When dealing with these privileged men, all three women comment on how little their jobs actually involve dancing. “It’s funny because, in the sex industry, the last thing you actually do is sex. You do a hell of a lot of therapy and listening,” says Chiqui. “It’s babysitting grown men. Drunk and old men behaving like babies.” The girls agree that stripping is 20% dancing and 80% emotional labor.
While babysitting in the strip club, strippers develop various skills applicable in multiple industries. “We get so many skills out of our jobs, but we can’t put them on a CV,” says Chiqui. She says that although she’s a stripper, she’s also a salesperson, marketer, event organizer, and does her own taxes. “And that’s still not enough for society to take you seriously and give you a contract for an apartment.” Despite the myriad of skills that stripping trains, it’s still not viewed as legitimate work.
Although the BSC girls agree that stripping trains multiple skills that are applicable outside the club, they mention that viewing stripping as “just a phase” is a dangerous misconception, as it perpetuates the idea that sex work is not a valid choice. “Some people dedicate their lives to stripping,” says Mia while Chiqui laughs. “We want to reinforce that it doesn’t make a difference if it’s just a phase or if you do it on the side with any other occupation or studies. We want to show that sex work is valid by itself.” The group expresses frustration that many people only accept stripping and other forms of sex work if they are temporary.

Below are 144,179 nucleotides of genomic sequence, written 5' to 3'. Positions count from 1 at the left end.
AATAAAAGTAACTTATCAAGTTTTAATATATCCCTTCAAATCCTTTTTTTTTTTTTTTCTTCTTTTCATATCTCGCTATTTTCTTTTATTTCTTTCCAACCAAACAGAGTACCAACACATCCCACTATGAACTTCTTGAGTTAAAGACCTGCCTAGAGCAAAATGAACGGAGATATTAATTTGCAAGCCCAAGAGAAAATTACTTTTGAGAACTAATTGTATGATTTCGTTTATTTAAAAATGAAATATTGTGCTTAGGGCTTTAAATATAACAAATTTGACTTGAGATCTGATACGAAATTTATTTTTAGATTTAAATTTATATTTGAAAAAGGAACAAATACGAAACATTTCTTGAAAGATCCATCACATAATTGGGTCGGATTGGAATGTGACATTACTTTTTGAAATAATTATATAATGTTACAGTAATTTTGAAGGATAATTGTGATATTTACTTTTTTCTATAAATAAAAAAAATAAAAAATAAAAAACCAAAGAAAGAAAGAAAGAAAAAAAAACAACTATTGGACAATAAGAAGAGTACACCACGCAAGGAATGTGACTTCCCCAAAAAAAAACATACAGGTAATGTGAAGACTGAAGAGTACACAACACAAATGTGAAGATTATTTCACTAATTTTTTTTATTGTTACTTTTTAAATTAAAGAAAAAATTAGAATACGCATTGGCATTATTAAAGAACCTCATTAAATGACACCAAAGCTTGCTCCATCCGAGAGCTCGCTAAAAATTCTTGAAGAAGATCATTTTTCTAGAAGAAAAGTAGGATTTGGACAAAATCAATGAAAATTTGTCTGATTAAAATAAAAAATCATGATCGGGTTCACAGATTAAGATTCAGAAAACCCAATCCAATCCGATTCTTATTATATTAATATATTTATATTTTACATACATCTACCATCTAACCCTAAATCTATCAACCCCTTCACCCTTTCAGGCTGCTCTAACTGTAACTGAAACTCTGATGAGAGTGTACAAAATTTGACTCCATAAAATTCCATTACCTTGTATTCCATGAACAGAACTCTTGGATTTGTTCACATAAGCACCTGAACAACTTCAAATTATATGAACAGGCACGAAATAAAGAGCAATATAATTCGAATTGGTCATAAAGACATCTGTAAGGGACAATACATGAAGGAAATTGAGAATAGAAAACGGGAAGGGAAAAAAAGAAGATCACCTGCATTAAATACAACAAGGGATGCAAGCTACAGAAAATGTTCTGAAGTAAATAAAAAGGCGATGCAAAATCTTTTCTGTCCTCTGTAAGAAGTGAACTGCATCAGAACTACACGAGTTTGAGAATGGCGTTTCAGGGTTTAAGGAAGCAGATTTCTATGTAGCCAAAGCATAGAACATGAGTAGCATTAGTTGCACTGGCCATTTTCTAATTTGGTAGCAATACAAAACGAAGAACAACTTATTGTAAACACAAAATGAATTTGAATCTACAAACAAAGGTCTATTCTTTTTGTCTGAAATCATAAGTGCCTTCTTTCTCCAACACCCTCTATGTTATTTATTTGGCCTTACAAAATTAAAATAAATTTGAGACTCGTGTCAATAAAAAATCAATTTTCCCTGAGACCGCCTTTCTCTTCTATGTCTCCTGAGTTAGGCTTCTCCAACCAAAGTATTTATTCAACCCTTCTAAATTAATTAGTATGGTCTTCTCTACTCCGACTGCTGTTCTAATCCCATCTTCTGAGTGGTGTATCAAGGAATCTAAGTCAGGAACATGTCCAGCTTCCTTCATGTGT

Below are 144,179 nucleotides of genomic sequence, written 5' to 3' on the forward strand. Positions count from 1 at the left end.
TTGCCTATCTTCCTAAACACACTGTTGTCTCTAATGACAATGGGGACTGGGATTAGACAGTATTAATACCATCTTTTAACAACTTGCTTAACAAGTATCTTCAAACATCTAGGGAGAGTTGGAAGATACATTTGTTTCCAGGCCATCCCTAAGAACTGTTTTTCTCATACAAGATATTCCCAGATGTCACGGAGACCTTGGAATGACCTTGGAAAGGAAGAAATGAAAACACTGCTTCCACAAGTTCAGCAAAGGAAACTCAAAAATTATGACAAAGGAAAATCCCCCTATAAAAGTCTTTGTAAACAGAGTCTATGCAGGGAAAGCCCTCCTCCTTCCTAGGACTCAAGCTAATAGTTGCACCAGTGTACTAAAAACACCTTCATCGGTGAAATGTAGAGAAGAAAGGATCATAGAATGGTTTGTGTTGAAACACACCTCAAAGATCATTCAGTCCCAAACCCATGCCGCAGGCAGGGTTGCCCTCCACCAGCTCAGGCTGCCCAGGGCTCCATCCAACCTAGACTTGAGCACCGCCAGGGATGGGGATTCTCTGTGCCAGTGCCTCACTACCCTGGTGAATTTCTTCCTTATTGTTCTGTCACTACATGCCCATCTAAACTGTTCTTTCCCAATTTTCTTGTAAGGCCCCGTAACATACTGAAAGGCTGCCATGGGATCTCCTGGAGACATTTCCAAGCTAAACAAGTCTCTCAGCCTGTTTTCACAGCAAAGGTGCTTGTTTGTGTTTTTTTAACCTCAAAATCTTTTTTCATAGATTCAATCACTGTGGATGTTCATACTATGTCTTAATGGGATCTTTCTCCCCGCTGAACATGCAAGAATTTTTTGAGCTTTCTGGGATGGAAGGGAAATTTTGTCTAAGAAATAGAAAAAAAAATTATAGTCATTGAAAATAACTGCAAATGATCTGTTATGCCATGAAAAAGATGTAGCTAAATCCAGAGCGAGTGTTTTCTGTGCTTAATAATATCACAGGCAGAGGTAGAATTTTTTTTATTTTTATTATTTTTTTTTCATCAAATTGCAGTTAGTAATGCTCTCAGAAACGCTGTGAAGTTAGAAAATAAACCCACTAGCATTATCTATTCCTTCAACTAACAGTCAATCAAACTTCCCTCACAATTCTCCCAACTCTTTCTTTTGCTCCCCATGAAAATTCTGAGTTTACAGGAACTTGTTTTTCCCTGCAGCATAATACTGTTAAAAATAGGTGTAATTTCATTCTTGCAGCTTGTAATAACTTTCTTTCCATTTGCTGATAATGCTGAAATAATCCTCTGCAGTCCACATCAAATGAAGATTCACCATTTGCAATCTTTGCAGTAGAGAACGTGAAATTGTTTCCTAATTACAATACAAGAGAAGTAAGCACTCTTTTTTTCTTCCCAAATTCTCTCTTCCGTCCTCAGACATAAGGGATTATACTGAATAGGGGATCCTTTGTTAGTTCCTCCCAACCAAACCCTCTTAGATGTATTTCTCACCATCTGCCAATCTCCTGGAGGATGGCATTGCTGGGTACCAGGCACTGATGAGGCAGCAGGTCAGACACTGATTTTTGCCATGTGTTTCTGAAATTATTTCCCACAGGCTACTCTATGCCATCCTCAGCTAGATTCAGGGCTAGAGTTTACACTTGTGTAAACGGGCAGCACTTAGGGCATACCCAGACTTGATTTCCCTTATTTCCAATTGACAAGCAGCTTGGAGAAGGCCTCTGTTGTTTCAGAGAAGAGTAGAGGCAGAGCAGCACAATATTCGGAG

When asked how people can support their collective and other sex workers in Berlin, BSC offered several options ranging from donations to simply changing the way you think and speak. They encouraged everyone to subscribe to their Patreon for exclusive content and attend their events to directly support the collective.
The group’s highest priority is of course decriminalization. “The biggest problem is that if sex work is not decriminalized, we can’t rely on the police if something happens,” says Edie. This can be incredibly dangerous if someone assaults a sex worker or steals from them for example.
Ginger, a friend of Chiqui and fellow member of both East London Strippers Collective and BSC, who was over during the interview, interjects at this point to explain how dangerous different forms of criminalization can be. When asked how we can help sex workers, she says, “campaign against the Nordic model!” The Nordic model criminalizes clients but can be even more dangerous for sex workers. “It drives the whole industry underground,” says Ginger. “Clients don’t want to provide their information for screening, they don’t want to negotiate about condom use, and it perpetuates the idea of ‘the poor sex worker’ that we need to protect.” The Nordic model is known to increase violence against sex workers. “People have died in places they’ve introduced it,” says Ginger.
Other than donating money and campaigning for decriminalization, the women ask that we amplify their voices and share relevant posts on social media. “It costs nothing and helps a lot,” says Chiqui. “Also, give us work,” she adds. “If you want to learn how to dance slutty, then pay a sex worker. If you have an event and you want some sexy dancers, pay sex workers fairly and treat them with respect. They will appreciate the job.”
There are also more casual ways to support sex workers that are just as important and valid. Mia asks that we all stop our friends from using microaggressions against sex workers. “Stop your friends using the word whore as an insult,” she says. And perhaps most importantly, “integrate sex work decriminalization into your feminism.”
You can follow Berlin Strippers Collective on Instagram for updates on the group and their events. Their next event is coming up on April 29th as a celebration of International Worker’s Day. You surely won’t want to miss it.